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National Park Strategy On Hold As Sage Makes Her Stamp

The NZ Conservation Authority has put its proposed review of the general policy for National Parks on hold “to focus on providing support and advice on the conservation priorities of the new Government”.

The general policy drives planning for what activities can occur in national parks. The current policy was issued in April 2005.

The decision to put a hold on the review comes as the Government looks to implement a ban on new mining activity on the Conservation Estate There is also the ongoing work looking at vast parts of the wider estate classed as stewardship land and how it could be better protected or used for other purposes. Underlying this is the need to find land to meet the Government’s ambitious “one billion” tree planting programme.

Conservation Minister Eugenie Sage has also been quietly putting her signature on conservation policy. Late last year DoC declined an application from Strategic Minerals for a Minimum Impact Activity under the Crown Minerals Act. The application was over an area known as Te Tai Tapu in North West Nelson Forest Park, Golden Bay. Strategic Minerals already held an Exploration Permit granted by the Minister of Energy and Resources.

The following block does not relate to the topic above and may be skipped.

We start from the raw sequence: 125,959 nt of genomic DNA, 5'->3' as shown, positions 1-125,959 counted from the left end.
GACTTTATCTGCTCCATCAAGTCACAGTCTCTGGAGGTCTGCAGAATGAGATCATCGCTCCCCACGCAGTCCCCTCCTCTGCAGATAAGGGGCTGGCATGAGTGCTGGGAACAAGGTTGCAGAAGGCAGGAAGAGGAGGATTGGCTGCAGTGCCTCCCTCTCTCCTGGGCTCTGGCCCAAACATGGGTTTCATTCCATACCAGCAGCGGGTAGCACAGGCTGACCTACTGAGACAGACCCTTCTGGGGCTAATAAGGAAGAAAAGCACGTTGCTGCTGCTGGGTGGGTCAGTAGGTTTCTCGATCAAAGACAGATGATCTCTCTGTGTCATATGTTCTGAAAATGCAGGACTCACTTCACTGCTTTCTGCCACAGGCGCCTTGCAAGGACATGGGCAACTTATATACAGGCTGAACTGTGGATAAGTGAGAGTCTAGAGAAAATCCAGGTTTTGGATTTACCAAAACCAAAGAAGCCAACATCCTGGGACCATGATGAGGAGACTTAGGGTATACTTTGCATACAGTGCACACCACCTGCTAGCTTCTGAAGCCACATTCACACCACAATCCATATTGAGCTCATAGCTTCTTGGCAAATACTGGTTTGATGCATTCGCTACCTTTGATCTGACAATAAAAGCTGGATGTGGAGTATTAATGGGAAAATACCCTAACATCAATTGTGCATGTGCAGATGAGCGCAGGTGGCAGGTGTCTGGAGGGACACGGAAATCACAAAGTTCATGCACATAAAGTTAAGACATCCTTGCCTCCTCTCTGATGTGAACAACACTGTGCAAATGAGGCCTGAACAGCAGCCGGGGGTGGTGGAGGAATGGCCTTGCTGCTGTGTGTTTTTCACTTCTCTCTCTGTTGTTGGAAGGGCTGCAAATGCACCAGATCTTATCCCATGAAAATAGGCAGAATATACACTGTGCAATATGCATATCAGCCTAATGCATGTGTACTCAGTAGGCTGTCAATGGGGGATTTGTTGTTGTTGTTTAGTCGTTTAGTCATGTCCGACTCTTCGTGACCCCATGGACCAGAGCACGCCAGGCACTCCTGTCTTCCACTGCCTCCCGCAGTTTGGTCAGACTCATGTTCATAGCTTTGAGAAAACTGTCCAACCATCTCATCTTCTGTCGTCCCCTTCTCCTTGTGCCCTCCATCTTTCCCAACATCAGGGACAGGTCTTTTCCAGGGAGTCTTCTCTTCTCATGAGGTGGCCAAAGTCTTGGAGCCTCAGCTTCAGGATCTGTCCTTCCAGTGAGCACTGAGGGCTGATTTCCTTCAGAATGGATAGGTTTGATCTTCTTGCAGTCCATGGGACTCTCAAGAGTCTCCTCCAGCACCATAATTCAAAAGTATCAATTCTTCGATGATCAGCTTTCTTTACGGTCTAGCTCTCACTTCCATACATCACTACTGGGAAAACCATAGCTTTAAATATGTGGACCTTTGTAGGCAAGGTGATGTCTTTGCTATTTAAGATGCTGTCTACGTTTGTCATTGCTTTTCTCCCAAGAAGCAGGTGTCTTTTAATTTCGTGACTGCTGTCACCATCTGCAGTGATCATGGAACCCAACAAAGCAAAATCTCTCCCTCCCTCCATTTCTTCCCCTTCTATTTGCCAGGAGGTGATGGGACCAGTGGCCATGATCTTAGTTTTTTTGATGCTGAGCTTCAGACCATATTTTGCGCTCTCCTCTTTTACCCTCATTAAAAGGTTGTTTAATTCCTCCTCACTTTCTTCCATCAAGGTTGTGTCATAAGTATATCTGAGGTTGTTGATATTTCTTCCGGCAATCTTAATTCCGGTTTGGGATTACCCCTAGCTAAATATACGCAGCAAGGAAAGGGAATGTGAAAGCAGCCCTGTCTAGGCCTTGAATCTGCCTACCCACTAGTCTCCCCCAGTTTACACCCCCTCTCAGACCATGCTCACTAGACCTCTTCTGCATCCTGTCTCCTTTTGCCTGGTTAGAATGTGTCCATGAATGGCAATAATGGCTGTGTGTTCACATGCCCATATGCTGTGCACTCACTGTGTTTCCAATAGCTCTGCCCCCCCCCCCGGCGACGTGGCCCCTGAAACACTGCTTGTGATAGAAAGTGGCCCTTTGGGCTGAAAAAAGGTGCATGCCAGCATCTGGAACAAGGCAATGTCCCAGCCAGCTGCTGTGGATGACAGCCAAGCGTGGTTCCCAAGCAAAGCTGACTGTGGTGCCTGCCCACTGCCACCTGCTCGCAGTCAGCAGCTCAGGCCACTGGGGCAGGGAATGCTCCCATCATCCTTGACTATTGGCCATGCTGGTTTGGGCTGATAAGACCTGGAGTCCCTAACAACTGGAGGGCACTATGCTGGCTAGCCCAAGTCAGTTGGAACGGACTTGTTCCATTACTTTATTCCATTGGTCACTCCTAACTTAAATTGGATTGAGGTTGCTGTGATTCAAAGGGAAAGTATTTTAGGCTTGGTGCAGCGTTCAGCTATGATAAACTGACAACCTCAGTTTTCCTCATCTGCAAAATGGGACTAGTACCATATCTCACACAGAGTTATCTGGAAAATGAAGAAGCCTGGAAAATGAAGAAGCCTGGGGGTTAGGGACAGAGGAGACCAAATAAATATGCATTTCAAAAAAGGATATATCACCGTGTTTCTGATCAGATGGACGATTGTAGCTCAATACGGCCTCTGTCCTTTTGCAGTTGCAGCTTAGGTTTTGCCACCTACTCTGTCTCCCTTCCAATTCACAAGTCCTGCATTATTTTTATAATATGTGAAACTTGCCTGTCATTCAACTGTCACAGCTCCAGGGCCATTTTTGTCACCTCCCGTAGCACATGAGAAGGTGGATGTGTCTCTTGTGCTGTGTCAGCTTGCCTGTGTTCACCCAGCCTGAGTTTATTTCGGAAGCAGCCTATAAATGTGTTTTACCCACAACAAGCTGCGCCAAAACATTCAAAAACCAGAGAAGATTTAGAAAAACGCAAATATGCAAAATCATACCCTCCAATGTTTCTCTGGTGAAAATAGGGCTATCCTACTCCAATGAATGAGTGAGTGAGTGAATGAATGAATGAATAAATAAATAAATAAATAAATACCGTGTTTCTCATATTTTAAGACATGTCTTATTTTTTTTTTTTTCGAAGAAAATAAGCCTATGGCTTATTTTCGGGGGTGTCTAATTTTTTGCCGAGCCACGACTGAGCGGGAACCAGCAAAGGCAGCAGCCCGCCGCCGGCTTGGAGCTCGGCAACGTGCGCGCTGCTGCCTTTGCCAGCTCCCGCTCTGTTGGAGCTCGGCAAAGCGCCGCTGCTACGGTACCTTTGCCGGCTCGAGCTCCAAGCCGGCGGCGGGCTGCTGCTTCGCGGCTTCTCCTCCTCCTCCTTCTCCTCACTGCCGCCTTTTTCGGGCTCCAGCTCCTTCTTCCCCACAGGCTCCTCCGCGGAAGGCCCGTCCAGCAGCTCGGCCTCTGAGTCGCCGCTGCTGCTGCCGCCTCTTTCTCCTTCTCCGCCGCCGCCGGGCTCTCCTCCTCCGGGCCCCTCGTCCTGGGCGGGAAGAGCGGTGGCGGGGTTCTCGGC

This application was declined due to the significant impacts on iwi cultural values in Te Tai Tapu. It is the first time a Minimum Impact Activity application has been declined due to high cultural value. Minimum Impact Activities are considered under the Crown Minerals Act and are defined as non-invasive activities that have minimal impacts on conservation values.

On the current decision to freeze the National Park policy review Authority Chair Warren Parker said “Our national parks are facing pressures arising from tourism growth, and the impacts of climate change on both biodiversity and infrastructure. There is also the environment around the new Crown/Iwi portfolio and how this connects to conservation…We have decided as an Authority that it’s important for us to focus on how we can work with the Minister to address these issues together. We also want to support the Minister in her priorities for the coming year, including addressing the decline in biodiversity, developing the national visitor strategy, and expediting conservation management strategies and plans currently in preparation.”

Article originally published in the NZ Energy and Environment Business Alert on March 14.

Energy and Environment is a weekly newsletter for the environmental and energy sectors covering politics, parliament, policy and industry news. All inquiries to

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